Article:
To Follow the Lambe Wheresoever He Goeth
The Ecclesial Polity of the English Calvinistic Baptists 1640–1660
Imprint: Pickwick Publications
"This book illustrates with a pleasing amount of detail, combined with readability, that early modern Baptists were interested in more than baptism and ecclesiology."
--Mark W. Elliott, University of St. Andrews
"On the basis of his mastery of a wide range of original sources, [Ian Birch] has shown how the idea of Lordship of Christ functioned in the context of both individual faith and the corporate life of the community. This is a fine contribution to Puritan and Baptist studies."
--D. Densil Morgan, University of Wales Trinity Saint David
"Early Baptists took the Reformed principle of the kingship of Christ further than their contemporaries. Birch shows how it molded their understanding of the gathered church exercising discipline, maintaining its ministry and associating with other congregations. This book is a clear and orderly exposition of how the Particular Baptists worked out the implications of what one of their most eminent figures, William Kiffin, called 'this great truth, Christ the king of his church.'"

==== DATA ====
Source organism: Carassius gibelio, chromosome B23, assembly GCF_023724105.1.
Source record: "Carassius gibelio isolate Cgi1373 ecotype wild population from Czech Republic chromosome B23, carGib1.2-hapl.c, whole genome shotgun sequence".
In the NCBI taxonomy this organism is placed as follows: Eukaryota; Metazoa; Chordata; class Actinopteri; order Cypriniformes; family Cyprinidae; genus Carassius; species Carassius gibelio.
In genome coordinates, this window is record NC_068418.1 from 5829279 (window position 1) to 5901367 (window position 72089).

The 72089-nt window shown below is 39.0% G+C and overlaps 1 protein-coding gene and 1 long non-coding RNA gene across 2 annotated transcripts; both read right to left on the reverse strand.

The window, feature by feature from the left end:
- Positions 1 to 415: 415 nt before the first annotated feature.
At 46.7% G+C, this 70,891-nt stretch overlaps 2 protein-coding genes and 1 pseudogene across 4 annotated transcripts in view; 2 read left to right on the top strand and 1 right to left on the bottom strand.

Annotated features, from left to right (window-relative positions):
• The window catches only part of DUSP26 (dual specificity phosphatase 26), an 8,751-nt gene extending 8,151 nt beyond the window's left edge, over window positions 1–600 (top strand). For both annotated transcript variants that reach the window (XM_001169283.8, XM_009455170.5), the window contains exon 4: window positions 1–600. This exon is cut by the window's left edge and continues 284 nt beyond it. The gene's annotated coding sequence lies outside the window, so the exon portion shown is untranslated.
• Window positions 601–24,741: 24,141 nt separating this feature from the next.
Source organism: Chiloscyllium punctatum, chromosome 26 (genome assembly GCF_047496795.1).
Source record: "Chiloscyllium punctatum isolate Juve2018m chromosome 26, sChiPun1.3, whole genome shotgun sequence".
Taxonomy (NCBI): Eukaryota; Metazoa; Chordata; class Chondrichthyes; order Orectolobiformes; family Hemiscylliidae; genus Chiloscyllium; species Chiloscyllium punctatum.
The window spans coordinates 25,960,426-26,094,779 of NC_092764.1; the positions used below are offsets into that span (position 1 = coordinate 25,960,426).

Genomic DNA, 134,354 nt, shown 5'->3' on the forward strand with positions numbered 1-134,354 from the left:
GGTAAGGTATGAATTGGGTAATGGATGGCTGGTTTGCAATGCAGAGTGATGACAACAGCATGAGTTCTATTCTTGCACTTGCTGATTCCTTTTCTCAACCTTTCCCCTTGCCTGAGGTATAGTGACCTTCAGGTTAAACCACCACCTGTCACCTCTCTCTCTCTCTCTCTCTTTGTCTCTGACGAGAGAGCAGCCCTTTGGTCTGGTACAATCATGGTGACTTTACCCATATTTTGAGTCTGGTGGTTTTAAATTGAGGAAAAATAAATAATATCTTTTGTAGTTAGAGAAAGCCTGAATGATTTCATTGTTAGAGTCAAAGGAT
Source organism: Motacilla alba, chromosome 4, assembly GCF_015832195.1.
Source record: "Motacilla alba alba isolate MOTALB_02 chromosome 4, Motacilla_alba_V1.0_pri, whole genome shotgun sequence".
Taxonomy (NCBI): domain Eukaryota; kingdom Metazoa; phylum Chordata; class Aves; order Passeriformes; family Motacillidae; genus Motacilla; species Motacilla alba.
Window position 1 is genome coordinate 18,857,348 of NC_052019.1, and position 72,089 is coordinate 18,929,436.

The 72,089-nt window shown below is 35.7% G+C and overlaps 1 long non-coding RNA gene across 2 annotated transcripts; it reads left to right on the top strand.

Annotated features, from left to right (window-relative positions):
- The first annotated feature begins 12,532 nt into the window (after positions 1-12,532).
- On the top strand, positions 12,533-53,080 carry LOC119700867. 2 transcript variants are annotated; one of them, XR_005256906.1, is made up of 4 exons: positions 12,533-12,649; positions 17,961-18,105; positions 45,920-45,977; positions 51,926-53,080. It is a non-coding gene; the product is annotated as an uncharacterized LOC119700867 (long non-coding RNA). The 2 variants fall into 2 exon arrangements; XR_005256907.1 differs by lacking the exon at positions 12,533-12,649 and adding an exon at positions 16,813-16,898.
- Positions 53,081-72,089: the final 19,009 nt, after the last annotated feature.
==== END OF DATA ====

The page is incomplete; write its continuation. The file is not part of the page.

--David Bebbington, University of Stirling
"In this well-researched monograph, Birch shows how the Baptists derived and diverged from the Reformed and Puritan traditions. With careful attention to theological arguments and concepts, he offers the fullest treatment of their ecclesiology to date. This is a welcome contribution to scholarship on radical Puritanism as well as Baptist history."
--John Coffey, University of Leicester